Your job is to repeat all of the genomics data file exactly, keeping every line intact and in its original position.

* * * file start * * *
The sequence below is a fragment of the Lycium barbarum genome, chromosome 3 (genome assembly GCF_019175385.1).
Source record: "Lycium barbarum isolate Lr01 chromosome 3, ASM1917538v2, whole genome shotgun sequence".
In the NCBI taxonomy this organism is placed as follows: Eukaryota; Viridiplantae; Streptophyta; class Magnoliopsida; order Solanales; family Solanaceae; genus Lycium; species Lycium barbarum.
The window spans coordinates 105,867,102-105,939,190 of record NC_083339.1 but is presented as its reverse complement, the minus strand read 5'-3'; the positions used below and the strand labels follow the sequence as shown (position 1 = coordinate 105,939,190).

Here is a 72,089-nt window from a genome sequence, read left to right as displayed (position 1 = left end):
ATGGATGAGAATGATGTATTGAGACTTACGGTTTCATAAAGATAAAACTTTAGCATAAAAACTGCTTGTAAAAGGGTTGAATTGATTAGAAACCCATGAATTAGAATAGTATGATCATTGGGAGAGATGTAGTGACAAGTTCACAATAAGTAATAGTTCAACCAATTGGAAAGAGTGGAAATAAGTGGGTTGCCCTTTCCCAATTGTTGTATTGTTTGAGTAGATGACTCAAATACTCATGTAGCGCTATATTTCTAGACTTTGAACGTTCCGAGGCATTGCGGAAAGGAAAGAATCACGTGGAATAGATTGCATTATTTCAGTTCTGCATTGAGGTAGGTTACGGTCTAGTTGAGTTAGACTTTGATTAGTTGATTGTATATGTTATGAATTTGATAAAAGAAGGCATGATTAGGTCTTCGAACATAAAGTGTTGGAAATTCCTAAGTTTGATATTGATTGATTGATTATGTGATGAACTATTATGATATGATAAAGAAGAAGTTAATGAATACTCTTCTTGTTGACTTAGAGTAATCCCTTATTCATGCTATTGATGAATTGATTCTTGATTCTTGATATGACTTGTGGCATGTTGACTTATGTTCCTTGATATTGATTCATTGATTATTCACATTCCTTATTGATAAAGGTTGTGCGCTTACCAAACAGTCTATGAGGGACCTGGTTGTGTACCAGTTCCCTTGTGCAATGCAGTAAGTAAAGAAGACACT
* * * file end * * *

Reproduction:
The sequence below is a fragment of the Lycium barbarum genome, chromosome 3 (genome assembly GCF_019175385.1).
Source record: "Lycium barbarum isolate Lr01 chromosome 3, ASM1917538v2, whole genome shotgun sequence".
In the NCBI taxonomy this organism is placed as follows: Eukaryota; Viridiplantae; Streptophyta; class Magnoliopsida; order Solanales; family Solanaceae; genus Lycium; species Lycium barbarum.
The window spans coordinates 105,867,102-105,939,190 of record NC_083339.1 but is presented as its reverse complement, the minus strand read 5'-3'; the positions used below and the strand labels follow the sequence as shown (position 1 = coordinate 105,939,190).

Here is a 72,089-nt window from a genome sequence, read left to right as displayed (position 1 = left end):
ATGGATGAGAATGATGTATTGAGACTTACGGTTTCATAAAGATAAAACTTTAGCATAAAAACTGCTTGTAAAAGGGTTGAATTGATTAGAAACCCATGAATTAGAATAGTATGATCATTGGGAGAGATGTAGTGACAAGTTCACAATAAGTAATAGTTCAACCAATTGGAAAGAGTGGAAATAAGTGGGTTGCCCTTTCCCAATTGTTGTATTGTTTGAGTAGATGACTCAAATACTCATGTAGCGCTATATTTCTAGACTTTGAACGTTCCGAGGCATTGCGGAAAGGAAAGAATCACGTGGAATAGATTGCATTATTTCAGTTCTGCATTGAGGTAGGTTACGGTCTAGTTGAGTTAGACTTTGATTAGTTGATTGTATATGTTATGAATTTGATAAAAGAAGGCATGATTAGGTCTTCGAACATAAAGTGTTGGAAATTCCTAAGTTTGATATTGATTGATTGATTATGTGATGAACTATTATGATATGATAAAGAAGAAGTTAATGAATACTCTTCTTGTTGACTTAGAGTAATCCCTTATTCATGCTATTGATGAATTGATTCTTGATTCTTGATATGACTTGTGGCATGTTGACTTATGTTCCTTGATATTGATTCATTGATTATTCACATTCCTTATTGATAAAGGTTGTGCGCTTACCAAACAGTCTATGAGGGACCTGGTTGTGTACCAGTTCCCTTGTGCAATGCAGTAAGTAAAGAAGACACT